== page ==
Introduction: Work in the Christian Tradition.
1. Twentieth-century Theologies of Work: Karl Barth, Marie-Dominique Chenu, John Paul II and Miroslav Volf.
2. Utility as the Spirit of Capitalism: Max Weber’s Diagnosis of Modern Work.
3. Labour, Excess and Utility in Karl Marx: The Problem of Materialism and the Aesthetic.
4. John Ruskin and William Morris: An Alternative Tradition: Labor and the Theo-aesthetic in English Romantic Critiques of Capitalism.
5. The Frankfurt School: The Critique of Instrumental Reason and Hints of Return to the Theo-aesthetic within Marxism.
6. The end of Work: Rest, Beauty and Liturgy: The Catholic Metaphysical Critique of the Culture of Work and its Incorporation into the English Romantic Tradition: Josef Pieper, Jacques Maritain, Eric Gill and David Jones.
7. Concluding Remarks: Labor, Utility and Theology.
"John Hughes has written not about work but about the 'end' of work. But this is the most far-reaching question imaginable in practical reason. To what end do we exert ourselves at all? What do we hope to achieve? Through a tour of reading in nineteenth and twentieth century thinkers that is as subtle and sympathetic as it is diverse and adventurous he has shown us how the ancient struggle between the fine and the useful has been played out dramatically in the post-industrial West, and holds the key to a great deal that we think of as modernity. Here is an exciting new voice contributing to the interpretation of our moral predicaments. I cannot imagine anyone putting Hughes’ book down without having learned something important." Oliver O'Donovan, University of Edinburgh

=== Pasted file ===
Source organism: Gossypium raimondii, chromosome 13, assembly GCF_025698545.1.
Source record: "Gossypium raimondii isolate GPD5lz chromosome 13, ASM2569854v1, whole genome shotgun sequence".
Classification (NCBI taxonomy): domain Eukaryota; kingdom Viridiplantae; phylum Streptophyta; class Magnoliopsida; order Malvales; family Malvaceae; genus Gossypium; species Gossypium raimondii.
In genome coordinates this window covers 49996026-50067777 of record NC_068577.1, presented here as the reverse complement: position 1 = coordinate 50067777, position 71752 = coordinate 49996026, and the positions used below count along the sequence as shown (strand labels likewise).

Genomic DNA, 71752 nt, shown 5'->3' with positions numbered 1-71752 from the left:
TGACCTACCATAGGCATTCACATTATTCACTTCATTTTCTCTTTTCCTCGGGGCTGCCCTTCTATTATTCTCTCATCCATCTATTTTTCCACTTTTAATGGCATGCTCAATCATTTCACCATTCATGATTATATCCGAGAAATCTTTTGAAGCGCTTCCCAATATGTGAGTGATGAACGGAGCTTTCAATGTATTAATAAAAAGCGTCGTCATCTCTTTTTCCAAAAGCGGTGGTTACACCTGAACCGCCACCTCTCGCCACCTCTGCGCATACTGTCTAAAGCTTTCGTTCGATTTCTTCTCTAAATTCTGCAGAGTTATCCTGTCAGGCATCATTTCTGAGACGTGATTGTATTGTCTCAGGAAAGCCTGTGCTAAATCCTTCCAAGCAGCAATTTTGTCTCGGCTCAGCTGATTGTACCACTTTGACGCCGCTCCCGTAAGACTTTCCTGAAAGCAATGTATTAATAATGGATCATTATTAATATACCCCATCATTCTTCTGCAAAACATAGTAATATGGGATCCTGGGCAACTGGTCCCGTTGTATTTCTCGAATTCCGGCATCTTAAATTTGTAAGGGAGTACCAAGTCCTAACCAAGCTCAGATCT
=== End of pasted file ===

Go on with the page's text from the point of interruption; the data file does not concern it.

"Its strength lies in its illuminating discussions of a fairly wide range of writers."
Times Higher Education Supplement
- Surveys twentieth century theologies of work, contrasting differing approaches to consider the “problem of labor” from a theological perspective
- Aimed at theologians concerned with how Christianity might engage in social criticism, as well those who are interested in the connection between Marxist and Christian traditions
- Explores debates about labor under capitalism and considers the relationship between divine and human work
- Through a thorough reading of Weber’s Protestant Work Ethic, argues that the triumph of the “spirit of utility” is crucial to understanding modern notions of work
- Draws on the work of various twentieth century Catholic thinkers, including Josef Pieper, Jacques Maritain, Eric Gill, and David Jones
- Published in the new and prestigious Illuminations series.